Brantley Foster, a well-educated kid from Kansas, has always dreamed of making it big in New York. On his first work day in New York, he is fired in a hostile take-over and learns that jobs - and girls - are hard to get. When Brantley visits his distant uncle, Howard Prescott, who runs a multi-million-dollar company, he is given a job in the company's mail room. Then Brantley meets Christy Wills, who happens to be one of the top executives. Brantley sees how poorly the company is being run and decides to create a position under the name Carlton Whitfield, to influence and improve the company's operations. Soon things get unexpectedly out of hand, not in the least because of his aunt, his girl and leading a double life.Written by
There are two different ending sequences. In the first, after they leave the boardroom Fred and Vera meet and start to flirt. Christy and Brantley go into the elevator which stops between floors. In the second version, this scene is ommitted and we cut to several weeks later where the two couples climb into a limo and go the opera. The first shows up on the video releases, whereas the second shows up in broadcast versions. See more »
Typically eighties, but worth watching thanks to Michael J. Fox
The eighties, the decade of ugly clothes and hairstyles, bad music and easily forgettable movies. But there is one positive aspect about that decade and that is Michael J. Fox. He's probably one of the few actors who started his movie career at those days who I still admire. He's still nice to watch, especially in light weighted comedies like this one.
In fact, the title "The Secret of My Succe$s" already says enough about what you can expect from this movie (also notice the little dollar sign in the title), but I'll give a short resume anyway. It shows how Brantley Foster, a talented and well-educated young man coming from rural Kansas, goes to New York to find a suiting job and a nice girlfriend. But he isn't very successful, no company wants to hire him, because he doesn't have any experience. Before leaving Kansas for the Big Apple, his father had bought him a return ticket home and his mother gave him the address of his in New York living uncle, Howard Prescott, just in case when he should need some help. But what Foster didn't know is that his uncle runs a multi-million-dollar company. When he pays him a visit, he gets a job ... in the mail room. But then he meets Christy Wills, who happens to be one of the top executives. Believing that the best way to win her over is by posing as an executive, Brantley decides to take a position under the name Carlton Whitfield and of course things soon start to get completely out of hand...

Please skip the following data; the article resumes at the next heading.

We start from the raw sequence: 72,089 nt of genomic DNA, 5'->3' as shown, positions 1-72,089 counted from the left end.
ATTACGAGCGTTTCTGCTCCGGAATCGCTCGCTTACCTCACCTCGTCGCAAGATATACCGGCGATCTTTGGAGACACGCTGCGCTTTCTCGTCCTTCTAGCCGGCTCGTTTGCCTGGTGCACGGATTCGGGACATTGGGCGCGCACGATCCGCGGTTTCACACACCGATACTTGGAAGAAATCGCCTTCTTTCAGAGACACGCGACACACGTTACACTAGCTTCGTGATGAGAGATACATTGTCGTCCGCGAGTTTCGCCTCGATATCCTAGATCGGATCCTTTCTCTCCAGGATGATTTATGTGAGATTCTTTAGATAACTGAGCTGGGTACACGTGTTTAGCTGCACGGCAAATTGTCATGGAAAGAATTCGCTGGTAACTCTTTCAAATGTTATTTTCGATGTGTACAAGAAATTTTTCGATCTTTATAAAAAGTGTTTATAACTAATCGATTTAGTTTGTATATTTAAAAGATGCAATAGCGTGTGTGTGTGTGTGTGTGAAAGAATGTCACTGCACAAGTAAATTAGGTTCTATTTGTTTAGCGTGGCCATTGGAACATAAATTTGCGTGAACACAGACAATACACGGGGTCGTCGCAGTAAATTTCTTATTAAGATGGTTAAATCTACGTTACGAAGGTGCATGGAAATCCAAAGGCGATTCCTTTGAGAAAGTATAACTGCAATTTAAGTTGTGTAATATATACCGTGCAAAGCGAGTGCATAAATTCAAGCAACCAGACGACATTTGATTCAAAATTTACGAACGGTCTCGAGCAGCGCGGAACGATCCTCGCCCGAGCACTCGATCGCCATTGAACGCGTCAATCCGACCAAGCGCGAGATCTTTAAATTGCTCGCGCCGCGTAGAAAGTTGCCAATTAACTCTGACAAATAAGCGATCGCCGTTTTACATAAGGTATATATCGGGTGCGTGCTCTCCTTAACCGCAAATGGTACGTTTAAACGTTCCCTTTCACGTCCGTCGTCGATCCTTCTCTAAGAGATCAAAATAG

I admit that this movie is as 'eighties' as you can get them. I'm pretty sure that no-one of todays directors would be able to make it exactly the way it looks, because they don't write scripts like that anymore and there are no more actors like Fox. The man that comes closest for this kind of role is probably Jim Carrey, but even then you would get a completely different kind of movie. It's probably thanks to Michael J. Fox, who is really very nice in this movie, that I forgot about most of its flaws. Once again he's the boyish, sweet guy and that's probably the best thing this movie has to offer. If it hadn't been for him, almost no-one would ever have seen the movie or would still remember it because the story isn't special and it's too typical for that time period.
All in all this is a fast-paced comedy full of typical eighties clichés, but it works thanks to Michael J. Fox's performance and that's why I still give it a 7/10.
35 of 52 people found this review helpful.
Was this review helpful to you?
| Report this